With a photo, you have a nonexpiring, nonsubjective reference of what you saw at that exact time and place. Heck, the precise time and date are automatically recorded for you within the file. And thus was born my "shoot first and ask questions later" method of birding. And it was so much fun!

With my camera in hand, I became enthralled watching birds and observing their behavior. At the end of my workday, I would spend whatever daylight remained at the park. And on weekends I'd do the same over the course of many hours.

My wife encouraged me to create a blog about my sightings. Being a computer geek by trade, I soon launched the Palmer Lake Park Nature Blog and wrote short accounts of recent visits. Now I had a perfect outlet for sharing my newfound hobby with others, but more important, I had another learning tool. Writing down a few things about a particular bird helped me remember it better in the long term. I was creating a comprehensive, dated record of exactly what I saw where and when. Scientists use the word phenology, the "study of cyclic and seasonal natural phenomena in relation to climate and plant and animal life." Phenology plays an important role in birdwatching.

Three years into my blog, I could see that I wasn't going to come to the end of birdwatching anytime soon. I began buying new field guides, studying them, and asking my wife to periodically quiz me based on the photos. Online, I found magnificent photos helpful in deciphering species.

The following spring I found myself hiking around Palmer Lake Park carrying my first decent camera and a telephoto lens. Aside from my camera, I discovered social media as a tool that propelled me deeper into this thing called birding. On Facebook I found hundreds of local, like-minded people sharing their appreciation of birds through brief accounts and photographs.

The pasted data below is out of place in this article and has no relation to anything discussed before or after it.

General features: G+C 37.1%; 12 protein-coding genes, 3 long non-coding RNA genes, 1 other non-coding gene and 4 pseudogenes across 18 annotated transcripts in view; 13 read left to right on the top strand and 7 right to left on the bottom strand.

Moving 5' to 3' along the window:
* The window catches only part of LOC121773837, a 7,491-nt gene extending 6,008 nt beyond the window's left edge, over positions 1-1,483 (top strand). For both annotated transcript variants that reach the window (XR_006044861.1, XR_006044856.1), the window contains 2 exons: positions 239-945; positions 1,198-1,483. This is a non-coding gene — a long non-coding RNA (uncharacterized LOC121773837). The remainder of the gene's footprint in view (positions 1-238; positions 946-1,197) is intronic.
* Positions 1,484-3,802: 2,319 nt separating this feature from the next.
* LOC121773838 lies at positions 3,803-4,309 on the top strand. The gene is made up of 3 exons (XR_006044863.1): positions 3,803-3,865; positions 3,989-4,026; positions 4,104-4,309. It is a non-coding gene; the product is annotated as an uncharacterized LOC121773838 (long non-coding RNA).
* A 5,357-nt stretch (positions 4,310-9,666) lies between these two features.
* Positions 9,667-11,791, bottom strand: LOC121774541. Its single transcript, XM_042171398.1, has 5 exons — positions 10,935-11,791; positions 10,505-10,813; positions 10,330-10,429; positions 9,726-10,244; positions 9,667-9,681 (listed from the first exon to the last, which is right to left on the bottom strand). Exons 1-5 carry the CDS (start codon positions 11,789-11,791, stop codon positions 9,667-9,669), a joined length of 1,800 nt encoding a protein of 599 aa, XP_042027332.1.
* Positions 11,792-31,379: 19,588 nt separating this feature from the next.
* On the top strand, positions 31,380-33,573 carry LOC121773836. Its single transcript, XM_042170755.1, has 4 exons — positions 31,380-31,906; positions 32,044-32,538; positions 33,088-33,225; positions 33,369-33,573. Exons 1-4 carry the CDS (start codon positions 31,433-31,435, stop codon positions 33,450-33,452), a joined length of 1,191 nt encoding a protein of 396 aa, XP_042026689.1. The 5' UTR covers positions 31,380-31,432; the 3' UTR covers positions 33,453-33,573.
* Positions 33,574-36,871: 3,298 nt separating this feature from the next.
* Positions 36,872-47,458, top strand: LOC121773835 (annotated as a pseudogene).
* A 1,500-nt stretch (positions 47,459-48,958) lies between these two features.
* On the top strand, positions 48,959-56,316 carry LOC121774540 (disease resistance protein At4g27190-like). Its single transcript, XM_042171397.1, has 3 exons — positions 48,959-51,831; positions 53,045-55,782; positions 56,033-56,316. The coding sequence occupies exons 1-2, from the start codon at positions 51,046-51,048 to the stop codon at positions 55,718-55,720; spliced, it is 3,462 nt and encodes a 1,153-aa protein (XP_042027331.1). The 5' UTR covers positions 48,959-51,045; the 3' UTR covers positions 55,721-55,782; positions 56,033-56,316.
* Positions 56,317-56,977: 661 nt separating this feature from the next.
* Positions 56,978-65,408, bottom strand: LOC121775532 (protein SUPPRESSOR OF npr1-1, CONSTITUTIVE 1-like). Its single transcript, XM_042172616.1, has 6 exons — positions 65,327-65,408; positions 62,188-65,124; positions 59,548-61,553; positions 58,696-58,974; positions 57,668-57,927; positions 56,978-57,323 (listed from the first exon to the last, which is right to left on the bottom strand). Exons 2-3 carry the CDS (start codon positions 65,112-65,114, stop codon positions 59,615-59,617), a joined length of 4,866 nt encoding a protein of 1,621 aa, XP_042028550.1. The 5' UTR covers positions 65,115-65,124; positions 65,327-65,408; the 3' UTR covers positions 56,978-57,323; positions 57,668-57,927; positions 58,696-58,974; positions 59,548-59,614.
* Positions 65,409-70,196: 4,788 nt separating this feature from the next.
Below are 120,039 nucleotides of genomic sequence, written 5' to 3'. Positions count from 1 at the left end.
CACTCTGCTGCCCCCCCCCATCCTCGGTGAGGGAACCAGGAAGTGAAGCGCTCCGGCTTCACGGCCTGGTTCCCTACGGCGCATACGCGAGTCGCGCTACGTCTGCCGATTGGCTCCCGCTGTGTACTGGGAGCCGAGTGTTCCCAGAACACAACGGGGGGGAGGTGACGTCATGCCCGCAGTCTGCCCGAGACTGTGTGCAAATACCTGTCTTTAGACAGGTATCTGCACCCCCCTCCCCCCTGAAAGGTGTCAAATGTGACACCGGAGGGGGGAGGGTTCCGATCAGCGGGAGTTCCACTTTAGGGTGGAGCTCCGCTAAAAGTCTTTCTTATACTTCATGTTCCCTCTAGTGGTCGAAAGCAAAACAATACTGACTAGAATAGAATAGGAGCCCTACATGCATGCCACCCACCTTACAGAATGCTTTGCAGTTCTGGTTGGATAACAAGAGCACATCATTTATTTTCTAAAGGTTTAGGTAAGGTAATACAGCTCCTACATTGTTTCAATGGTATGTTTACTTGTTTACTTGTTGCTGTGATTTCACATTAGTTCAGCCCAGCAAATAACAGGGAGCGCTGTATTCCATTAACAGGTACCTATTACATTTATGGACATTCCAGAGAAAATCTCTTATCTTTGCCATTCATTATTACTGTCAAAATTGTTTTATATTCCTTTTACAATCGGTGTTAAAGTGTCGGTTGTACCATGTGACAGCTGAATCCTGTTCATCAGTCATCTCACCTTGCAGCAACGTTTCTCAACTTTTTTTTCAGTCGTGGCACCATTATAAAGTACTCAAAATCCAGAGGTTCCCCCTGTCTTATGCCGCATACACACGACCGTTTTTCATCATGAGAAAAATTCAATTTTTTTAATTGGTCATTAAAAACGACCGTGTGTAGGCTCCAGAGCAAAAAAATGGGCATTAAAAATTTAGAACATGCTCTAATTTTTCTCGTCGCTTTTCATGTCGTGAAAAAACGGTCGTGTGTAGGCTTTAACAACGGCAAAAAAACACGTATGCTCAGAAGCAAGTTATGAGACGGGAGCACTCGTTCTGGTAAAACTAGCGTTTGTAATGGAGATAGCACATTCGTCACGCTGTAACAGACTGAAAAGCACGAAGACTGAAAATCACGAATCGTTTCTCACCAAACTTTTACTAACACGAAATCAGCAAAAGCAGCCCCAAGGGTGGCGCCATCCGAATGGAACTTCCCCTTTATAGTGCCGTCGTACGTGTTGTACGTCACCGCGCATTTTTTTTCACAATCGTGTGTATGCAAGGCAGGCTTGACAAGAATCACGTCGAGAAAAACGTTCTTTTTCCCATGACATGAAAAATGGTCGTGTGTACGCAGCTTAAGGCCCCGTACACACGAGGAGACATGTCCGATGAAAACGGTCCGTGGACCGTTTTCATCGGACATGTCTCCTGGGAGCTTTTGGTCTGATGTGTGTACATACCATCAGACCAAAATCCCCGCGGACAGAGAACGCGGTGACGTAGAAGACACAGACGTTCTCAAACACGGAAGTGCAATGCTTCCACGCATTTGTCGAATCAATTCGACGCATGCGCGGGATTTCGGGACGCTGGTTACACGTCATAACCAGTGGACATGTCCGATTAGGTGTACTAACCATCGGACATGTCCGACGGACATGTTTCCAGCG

Hooked on Birds. It was easy to get hooked on birds. The most "free" of any creature on our planet, birds come and go as they please, some traveling halfway around the globe during migration. Looking for birds and photographing them appeals to the collector in me. And collecting them, whether in checklists or photographs, can be a never-ending quest. As for photographing wildlife, no subject is more challenging and rewarding than birds. More times than not, they are obscured by tree trunks, branches, and leaves. When they do finally come into view, they typically move again within seconds. Being in the right place at the right time is what it's all about. And when that happens, the reward is magical.

For me, birds have come to represent the very face of nature itself. They have a symbiotic relationship with the environment. This realization tripped something inside me and changed the way I view our world. The habitats that support such an amazing variety of birds are changing rapidly.

To my surprise, after five years of paying close attention to every bird I laid eyes on, I still had not seen the yellow-and-black bird of my childhood. As I learned more, I realized that my odds of again finding an eastern meadowlark had decreased dramatically since I was a kid. Those fields are long gone; apartment buildings now stand there. Last year I finally found a meadowlark, with help from a friend, at Palmer Lake Park of all places.